Lying next to him she wonders how it is she has lost him, although perhaps that is not quite the right phrase, since she has not lost him, not yet. Rather Fife and Hadley wait and watch as if they are lining up for the last seat on a bus.
The novel is structured in four sections named after each of the four wives. In keeping with the convention of biography, the story is written as a quest; Hemingway’s journey is from wife to wife in relentless, restless pursuit of unachievable contentment. With Martha Gelhorn, naturally, the trivia of society cocktails and card games moves to the more serious issue of writing:
Martha thought it wonderful that they all were sitting there in the presence of a genius … . She wanted to ask Hemingway questions without sounding like an ingénue: how does one edit one’s work and know what is good and what was bad if one thought the whole thing, invariably, was rotten?
We don’t learn what Hemingway thinks of these things as the storyline compels us to ponder how long he will stay with Fife before moving on to Martha.
It’s an act of boldness to write descriptively so well, so evocatively, when one’s subject is a master of pared syntax. Wood excels at the Hemingwayesque description:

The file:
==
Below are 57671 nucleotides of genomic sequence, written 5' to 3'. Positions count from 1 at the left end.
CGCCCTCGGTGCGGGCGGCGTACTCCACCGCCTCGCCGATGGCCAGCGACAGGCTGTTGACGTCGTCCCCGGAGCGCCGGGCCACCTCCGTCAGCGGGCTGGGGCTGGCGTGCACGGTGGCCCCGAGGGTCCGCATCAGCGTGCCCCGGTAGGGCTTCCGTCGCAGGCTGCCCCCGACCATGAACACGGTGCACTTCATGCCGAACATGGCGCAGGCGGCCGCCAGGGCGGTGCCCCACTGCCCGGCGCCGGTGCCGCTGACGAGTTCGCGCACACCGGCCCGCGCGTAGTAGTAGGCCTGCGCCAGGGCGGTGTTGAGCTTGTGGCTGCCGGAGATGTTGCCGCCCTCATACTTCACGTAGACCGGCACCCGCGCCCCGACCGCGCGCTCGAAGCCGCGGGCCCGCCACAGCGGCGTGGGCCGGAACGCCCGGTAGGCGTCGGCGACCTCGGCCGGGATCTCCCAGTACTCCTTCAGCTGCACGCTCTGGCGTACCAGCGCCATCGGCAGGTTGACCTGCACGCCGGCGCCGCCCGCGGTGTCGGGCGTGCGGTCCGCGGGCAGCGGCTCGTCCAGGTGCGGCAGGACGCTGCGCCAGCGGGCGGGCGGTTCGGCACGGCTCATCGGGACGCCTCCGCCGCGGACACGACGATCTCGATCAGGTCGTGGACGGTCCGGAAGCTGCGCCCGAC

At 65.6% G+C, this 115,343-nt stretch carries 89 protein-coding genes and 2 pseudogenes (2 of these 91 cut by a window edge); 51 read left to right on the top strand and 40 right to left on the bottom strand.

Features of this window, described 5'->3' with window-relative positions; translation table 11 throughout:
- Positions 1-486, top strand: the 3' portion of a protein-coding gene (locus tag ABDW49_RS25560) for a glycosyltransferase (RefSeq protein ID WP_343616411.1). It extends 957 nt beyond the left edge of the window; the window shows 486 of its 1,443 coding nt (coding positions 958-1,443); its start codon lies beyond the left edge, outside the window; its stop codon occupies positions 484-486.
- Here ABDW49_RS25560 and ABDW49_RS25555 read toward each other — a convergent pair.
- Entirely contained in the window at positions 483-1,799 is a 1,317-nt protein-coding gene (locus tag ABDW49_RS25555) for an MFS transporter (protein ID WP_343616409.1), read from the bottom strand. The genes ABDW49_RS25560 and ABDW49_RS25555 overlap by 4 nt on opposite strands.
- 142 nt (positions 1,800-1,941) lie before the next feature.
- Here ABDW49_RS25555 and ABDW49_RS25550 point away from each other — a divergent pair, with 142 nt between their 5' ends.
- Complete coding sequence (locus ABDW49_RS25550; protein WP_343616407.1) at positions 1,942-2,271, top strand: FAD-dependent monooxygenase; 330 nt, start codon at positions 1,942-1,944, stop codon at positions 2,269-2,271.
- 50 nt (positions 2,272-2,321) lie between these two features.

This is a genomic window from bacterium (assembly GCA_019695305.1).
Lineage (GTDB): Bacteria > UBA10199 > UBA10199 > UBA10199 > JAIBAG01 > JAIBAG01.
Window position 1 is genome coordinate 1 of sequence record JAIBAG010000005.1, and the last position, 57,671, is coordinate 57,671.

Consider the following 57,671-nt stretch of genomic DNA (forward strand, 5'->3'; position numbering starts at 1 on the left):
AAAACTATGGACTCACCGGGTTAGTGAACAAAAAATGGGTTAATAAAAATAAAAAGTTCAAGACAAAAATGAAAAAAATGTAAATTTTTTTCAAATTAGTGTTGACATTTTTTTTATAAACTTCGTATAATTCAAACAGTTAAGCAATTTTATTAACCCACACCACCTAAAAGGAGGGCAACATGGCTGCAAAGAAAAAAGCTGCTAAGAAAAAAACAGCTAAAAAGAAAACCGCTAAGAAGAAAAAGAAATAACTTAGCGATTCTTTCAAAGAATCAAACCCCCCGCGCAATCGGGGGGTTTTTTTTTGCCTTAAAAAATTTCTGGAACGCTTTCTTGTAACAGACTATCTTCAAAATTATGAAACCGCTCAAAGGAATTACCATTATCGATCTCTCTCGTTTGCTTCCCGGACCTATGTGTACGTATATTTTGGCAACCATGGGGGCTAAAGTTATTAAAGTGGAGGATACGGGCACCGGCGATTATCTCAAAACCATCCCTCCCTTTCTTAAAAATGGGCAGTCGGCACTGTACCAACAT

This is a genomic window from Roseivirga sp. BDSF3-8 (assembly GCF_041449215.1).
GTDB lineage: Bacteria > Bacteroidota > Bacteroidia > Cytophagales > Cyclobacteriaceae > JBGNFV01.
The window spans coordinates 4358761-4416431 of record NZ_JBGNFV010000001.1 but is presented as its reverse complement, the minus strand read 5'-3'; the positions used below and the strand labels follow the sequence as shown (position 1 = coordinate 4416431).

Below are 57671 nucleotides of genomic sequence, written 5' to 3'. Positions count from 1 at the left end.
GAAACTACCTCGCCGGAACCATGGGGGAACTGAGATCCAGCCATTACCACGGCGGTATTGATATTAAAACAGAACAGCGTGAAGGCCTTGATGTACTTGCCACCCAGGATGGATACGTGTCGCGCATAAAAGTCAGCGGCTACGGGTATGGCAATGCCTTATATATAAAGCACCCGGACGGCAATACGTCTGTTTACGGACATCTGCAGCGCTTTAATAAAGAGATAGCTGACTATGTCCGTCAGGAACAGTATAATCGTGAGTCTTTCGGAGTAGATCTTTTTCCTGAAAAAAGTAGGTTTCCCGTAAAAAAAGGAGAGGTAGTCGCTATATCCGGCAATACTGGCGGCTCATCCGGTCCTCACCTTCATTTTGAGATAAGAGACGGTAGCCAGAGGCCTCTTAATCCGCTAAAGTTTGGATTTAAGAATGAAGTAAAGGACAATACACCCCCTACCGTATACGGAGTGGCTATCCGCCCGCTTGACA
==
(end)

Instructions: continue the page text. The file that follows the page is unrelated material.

The waves leave their foam on the beach. Smells of wet rope and fish hang on the air. Draped over the landed boats are fishing nets, the moonlight crusting scales and shells on the wind. The night hides the far-off trees and the raft where they dived this morning. Nothing is visible but their limbs going forward, long and brown.
Wood’s research is drizzled lightly through the narrative and doesn’t inhibit the forward action. Yet, although we know all she tells us, and we know what is to come, what is so good about Mrs. Hemingway is that, although we know, we read on to find the truth in relation to this version of the story of what will happen. Dropped as heavy weights to remind us of the impending, inevitable future when Hemingway will take down his shotgun and head into the vestibule of the Idaho home he shared with Mary, the story is peppered with mention of guns and shooting and death; the last section is dark, elegiac. Sorting through his effects, Mary comes across an album: “a book of wives. In each picture of each couple a ghost wife hovers behind them. Each decade has its triptych.”
Proust wrote, “it is those periods of existence which are lived through carelessly, unwillingly or in boredom, that most often fructify into art.” He could have been writing about how Naomi Wood fashions Mrs. Hemingway from love enjoyed and wives cast aside so carelessly.